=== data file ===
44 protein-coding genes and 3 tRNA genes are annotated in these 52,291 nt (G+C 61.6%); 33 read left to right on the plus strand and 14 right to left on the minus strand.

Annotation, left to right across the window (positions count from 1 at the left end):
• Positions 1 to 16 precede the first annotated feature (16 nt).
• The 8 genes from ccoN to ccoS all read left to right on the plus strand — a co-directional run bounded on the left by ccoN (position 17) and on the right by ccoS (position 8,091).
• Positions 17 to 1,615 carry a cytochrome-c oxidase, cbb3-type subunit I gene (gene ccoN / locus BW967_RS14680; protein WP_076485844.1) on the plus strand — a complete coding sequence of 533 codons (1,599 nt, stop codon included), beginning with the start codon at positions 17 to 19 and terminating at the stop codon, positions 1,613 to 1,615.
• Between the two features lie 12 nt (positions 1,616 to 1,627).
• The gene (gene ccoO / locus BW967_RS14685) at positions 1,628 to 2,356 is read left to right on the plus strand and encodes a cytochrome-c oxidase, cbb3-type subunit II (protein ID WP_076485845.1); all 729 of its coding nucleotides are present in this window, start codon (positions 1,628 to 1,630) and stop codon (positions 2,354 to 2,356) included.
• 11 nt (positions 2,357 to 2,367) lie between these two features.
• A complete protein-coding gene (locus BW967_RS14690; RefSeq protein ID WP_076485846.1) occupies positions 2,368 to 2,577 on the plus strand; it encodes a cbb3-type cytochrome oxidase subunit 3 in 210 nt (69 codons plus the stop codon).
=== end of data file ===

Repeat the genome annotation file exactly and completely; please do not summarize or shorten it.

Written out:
44 protein-coding genes and 3 tRNA genes are annotated in these 52,291 nt (G+C 61.6%); 33 read left to right on the plus strand and 14 right to left on the minus strand.

Annotation, left to right across the window (positions count from 1 at the left end):
• Positions 1 to 16 precede the first annotated feature (16 nt).
• The 8 genes from ccoN to ccoS all read left to right on the plus strand — a co-directional run bounded on the left by ccoN (position 17) and on the right by ccoS (position 8,091).
• Positions 17 to 1,615 carry a cytochrome-c oxidase, cbb3-type subunit I gene (gene ccoN / locus BW967_RS14680; protein WP_076485844.1) on the plus strand — a complete coding sequence of 533 codons (1,599 nt, stop codon included), beginning with the start codon at positions 17 to 19 and terminating at the stop codon, positions 1,613 to 1,615.
• Between the two features lie 12 nt (positions 1,616 to 1,627).
• The gene (gene ccoO / locus BW967_RS14685) at positions 1,628 to 2,356 is read left to right on the plus strand and encodes a cytochrome-c oxidase, cbb3-type subunit II (protein ID WP_076485845.1); all 729 of its coding nucleotides are present in this window, start codon (positions 1,628 to 1,630) and stop codon (positions 2,354 to 2,356) included.
• 11 nt (positions 2,357 to 2,367) lie between these two features.
• A complete protein-coding gene (locus BW967_RS14690; RefSeq protein ID WP_076485846.1) occupies positions 2,368 to 2,577 on the plus strand; it encodes a cbb3-type cytochrome oxidase subunit 3 in 210 nt (69 codons plus the stop codon).